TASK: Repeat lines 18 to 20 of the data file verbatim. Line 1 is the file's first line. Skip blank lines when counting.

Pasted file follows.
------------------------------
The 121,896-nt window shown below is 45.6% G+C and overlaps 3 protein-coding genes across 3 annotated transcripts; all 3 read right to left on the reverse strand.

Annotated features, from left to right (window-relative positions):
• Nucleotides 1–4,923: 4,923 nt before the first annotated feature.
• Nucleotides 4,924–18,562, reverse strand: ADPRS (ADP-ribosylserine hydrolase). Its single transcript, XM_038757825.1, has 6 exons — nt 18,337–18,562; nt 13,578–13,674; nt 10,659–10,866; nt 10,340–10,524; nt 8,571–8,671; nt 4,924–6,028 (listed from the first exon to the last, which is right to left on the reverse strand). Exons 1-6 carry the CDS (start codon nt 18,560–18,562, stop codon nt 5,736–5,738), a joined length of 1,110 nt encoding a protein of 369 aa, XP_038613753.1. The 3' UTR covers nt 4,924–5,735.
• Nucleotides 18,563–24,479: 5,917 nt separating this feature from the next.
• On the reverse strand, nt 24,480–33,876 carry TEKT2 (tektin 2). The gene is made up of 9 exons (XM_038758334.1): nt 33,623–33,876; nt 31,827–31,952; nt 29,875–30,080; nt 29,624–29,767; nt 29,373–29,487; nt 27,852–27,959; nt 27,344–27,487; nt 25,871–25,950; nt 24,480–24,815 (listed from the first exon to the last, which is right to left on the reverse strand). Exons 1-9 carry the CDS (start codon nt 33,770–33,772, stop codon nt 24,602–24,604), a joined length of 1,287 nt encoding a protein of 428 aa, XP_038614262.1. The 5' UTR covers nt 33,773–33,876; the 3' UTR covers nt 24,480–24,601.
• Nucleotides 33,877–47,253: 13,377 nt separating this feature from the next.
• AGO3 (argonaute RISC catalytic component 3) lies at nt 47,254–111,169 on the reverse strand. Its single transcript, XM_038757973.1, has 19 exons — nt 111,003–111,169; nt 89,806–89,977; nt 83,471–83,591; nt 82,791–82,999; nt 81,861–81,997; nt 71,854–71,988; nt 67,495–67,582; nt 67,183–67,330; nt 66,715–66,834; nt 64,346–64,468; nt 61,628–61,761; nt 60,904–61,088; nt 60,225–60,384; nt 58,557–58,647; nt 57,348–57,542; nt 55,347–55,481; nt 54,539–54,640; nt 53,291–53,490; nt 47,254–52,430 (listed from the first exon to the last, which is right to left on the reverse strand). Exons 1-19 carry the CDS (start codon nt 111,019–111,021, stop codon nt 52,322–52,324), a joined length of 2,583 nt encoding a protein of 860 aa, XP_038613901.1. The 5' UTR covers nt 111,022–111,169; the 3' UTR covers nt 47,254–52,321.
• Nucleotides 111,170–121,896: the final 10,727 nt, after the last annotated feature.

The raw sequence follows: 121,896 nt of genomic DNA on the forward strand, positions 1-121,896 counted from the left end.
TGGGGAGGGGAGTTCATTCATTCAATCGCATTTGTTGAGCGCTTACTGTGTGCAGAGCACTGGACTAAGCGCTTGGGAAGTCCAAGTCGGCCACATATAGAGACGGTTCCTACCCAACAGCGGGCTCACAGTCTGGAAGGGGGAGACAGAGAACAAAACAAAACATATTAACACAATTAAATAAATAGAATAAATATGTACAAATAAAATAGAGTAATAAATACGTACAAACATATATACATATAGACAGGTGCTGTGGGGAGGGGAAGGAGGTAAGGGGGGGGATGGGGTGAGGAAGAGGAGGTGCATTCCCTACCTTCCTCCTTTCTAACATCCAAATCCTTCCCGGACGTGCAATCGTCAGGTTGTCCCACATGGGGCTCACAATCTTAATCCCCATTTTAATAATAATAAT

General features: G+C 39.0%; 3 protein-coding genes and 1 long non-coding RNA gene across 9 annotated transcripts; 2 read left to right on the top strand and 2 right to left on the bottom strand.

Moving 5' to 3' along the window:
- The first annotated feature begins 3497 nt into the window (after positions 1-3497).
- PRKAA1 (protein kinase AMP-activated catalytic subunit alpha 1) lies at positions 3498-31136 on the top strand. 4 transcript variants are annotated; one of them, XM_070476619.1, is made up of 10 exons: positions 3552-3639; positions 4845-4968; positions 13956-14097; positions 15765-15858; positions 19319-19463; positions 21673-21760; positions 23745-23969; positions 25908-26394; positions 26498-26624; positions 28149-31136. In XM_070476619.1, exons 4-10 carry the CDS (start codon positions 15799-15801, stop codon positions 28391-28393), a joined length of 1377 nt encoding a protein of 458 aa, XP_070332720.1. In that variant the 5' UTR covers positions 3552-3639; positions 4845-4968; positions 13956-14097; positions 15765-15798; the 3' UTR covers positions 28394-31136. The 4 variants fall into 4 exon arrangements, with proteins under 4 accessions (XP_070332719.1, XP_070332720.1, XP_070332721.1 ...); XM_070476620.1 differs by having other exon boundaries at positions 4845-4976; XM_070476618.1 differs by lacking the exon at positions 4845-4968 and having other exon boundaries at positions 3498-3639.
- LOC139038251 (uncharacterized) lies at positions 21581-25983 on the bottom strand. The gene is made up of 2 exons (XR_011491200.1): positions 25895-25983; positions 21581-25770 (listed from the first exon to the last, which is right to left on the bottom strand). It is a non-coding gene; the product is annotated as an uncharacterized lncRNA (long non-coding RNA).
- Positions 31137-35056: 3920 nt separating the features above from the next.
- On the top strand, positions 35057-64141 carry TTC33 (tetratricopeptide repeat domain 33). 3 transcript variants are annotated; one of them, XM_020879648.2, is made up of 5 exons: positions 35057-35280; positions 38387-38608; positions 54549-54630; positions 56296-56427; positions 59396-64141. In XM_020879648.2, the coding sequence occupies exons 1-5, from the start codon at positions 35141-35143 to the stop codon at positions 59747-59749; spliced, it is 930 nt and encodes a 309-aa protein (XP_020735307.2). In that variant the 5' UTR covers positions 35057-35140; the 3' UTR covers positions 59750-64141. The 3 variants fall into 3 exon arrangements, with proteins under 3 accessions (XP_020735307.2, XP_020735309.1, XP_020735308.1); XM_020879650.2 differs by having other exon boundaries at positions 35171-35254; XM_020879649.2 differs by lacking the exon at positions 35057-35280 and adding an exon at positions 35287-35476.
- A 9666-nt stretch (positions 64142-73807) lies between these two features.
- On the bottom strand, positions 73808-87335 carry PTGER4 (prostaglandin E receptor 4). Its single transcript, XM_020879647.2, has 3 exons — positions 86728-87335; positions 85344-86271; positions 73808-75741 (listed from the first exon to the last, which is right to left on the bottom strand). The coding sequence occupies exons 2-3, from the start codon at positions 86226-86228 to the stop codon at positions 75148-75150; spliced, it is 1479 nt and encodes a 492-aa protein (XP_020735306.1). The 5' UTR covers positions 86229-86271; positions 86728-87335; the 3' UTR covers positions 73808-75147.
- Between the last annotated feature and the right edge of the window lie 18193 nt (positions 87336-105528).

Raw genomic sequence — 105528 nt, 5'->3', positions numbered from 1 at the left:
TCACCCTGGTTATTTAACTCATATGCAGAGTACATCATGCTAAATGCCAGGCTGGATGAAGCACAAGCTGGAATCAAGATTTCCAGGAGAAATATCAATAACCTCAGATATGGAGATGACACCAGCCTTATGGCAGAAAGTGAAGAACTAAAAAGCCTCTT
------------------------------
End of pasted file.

- On the top strand, positions 35057-64141 carry TTC33 (tetratricopeptide repeat domain 33). 3 transcript variants are annotated; one of them, XM_020879648.2, is made up of 5 exons: positions 35057-35280; positions 38387-38608; positions 54549-54630; positions 56296-56427; positions 59396-64141. In XM_020879648.2, the coding sequence occupies exons 1-5, from the start codon at positions 35141-35143 to the stop codon at positions 59747-59749; spliced, it is 930 nt and encodes a 309-aa protein (XP_020735307.2). In that variant the 5' UTR covers positions 35057-35140; the 3' UTR covers positions 59750-64141. The 3 variants fall into 3 exon arrangements, with proteins under 3 accessions (XP_020735307.2, XP_020735309.1, XP_020735308.1); XM_020879650.2 differs by having other exon boundaries at positions 35171-35254; XM_020879649.2 differs by lacking the exon at positions 35057-35280 and adding an exon at positions 35287-35476.
- A 9666-nt stretch (positions 64142-73807) lies between these two features.
- On the bottom strand, positions 73808-87335 carry PTGER4 (prostaglandin E receptor 4). Its single transcript, XM_020879647.2, has 3 exons — positions 86728-87335; positions 85344-86271; positions 73808-75741 (listed from the first exon to the last, which is right to left on the bottom strand). The coding sequence occupies exons 2-3, from the start codon at positions 86226-86228 to the stop codon at positions 75148-75150; spliced, it is 1479 nt and encodes a 492-aa protein (XP_020735306.1). The 5' UTR covers positions 86229-86271; positions 86728-87335; the 3' UTR covers positions 73808-75147.